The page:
Saturday, July 30, 2016

Planting Seeds for the Future

Planting Seeds for the Future by Janet Shlaes, Ph.D.

“Don’t judge each day by the harvest you reap but by the seeds that you plant.”

~ Robert Louis Stevenson

Every action that you take or conversation that you engage in has a ripple impact out into the world, mostly in unanticipated ways. In fact, there is an area of study concerning unanticipated consequences devoted to this phenomenon. Although this study concentration is primarily focused on negative consequences, I propose that it is equally likely for your actions and words to set positive future consequences into motion. I find this likelihood to be both comforting and filled with tremendous responsibility, as well as comprised of the need for self-awareness, intention, trust, faith and patience. Let me explain……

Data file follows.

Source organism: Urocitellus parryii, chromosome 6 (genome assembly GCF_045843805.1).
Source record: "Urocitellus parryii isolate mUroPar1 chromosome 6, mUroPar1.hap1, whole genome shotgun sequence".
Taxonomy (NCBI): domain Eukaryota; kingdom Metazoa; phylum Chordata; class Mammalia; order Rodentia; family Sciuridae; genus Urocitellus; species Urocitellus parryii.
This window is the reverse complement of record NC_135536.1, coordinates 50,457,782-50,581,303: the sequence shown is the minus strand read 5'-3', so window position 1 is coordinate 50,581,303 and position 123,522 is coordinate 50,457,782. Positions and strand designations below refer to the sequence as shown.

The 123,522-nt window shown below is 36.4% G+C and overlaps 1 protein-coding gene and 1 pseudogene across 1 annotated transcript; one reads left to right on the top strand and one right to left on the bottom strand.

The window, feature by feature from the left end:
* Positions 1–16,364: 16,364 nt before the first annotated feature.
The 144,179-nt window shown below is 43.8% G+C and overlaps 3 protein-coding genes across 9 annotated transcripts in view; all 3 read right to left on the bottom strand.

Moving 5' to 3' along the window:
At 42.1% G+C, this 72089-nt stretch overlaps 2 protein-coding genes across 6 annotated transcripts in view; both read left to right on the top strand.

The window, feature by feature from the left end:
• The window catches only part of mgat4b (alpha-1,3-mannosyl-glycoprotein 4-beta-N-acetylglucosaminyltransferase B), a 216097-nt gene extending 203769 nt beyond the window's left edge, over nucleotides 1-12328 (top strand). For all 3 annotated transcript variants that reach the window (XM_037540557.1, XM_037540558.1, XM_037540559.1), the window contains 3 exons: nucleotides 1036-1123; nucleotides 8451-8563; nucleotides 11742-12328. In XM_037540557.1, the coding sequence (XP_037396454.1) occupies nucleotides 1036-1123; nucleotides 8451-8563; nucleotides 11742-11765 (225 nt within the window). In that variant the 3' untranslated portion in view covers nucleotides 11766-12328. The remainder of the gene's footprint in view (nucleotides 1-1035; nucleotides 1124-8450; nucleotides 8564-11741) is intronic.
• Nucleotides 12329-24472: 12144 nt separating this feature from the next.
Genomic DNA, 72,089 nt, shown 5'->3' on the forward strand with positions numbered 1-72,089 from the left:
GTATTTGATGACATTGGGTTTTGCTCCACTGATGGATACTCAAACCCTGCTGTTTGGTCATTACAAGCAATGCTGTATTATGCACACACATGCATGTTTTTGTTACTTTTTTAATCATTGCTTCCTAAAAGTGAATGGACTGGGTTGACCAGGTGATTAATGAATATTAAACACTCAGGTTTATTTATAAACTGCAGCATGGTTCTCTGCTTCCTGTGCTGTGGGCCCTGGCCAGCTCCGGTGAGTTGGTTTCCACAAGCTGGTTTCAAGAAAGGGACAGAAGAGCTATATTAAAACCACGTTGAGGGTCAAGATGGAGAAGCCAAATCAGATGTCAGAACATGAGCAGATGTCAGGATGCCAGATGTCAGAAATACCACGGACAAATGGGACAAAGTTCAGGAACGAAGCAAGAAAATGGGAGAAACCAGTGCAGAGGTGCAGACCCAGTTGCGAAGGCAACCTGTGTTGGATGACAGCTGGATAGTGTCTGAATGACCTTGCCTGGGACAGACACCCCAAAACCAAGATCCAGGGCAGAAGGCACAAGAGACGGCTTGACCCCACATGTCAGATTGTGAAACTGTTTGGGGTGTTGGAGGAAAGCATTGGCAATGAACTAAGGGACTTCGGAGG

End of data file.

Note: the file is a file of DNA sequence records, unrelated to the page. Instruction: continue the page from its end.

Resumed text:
As a psychologist, my work with individuals and organizations predominantly focuses on articulating an aspirational vision and generating viable strategies, systems, structures, skills and mindsets to reach this vision. As a graduate school professor, my work focuses on imparting an optimal blend of theory, practice, skills and mindsets. In all of my professional roles, I work from a place of passion, dedication, knowledge and experience. With the wisdom that time and experience provides, I have come to realize that I ultimately work from a place of trust, faith and patience. I trust in the motivation, integrity and native intelligence of my students and clients. I have faith that the seeds that I plant will blossom with time, intention, action and experience and that what I have to offer is “good enough” to facilitate this eventual blossoming. I have patience, derived from the experience and belief that one’s unfolding ensues over time.

Whether you’re aware of it or not, you are continually planting seeds of wisdom, faith, trust and inspiration in others, seeds that organically and miraculously take root and grow in unexpected ways. What seeds will you plant today?


For additional insights and observations, check out the following posts:

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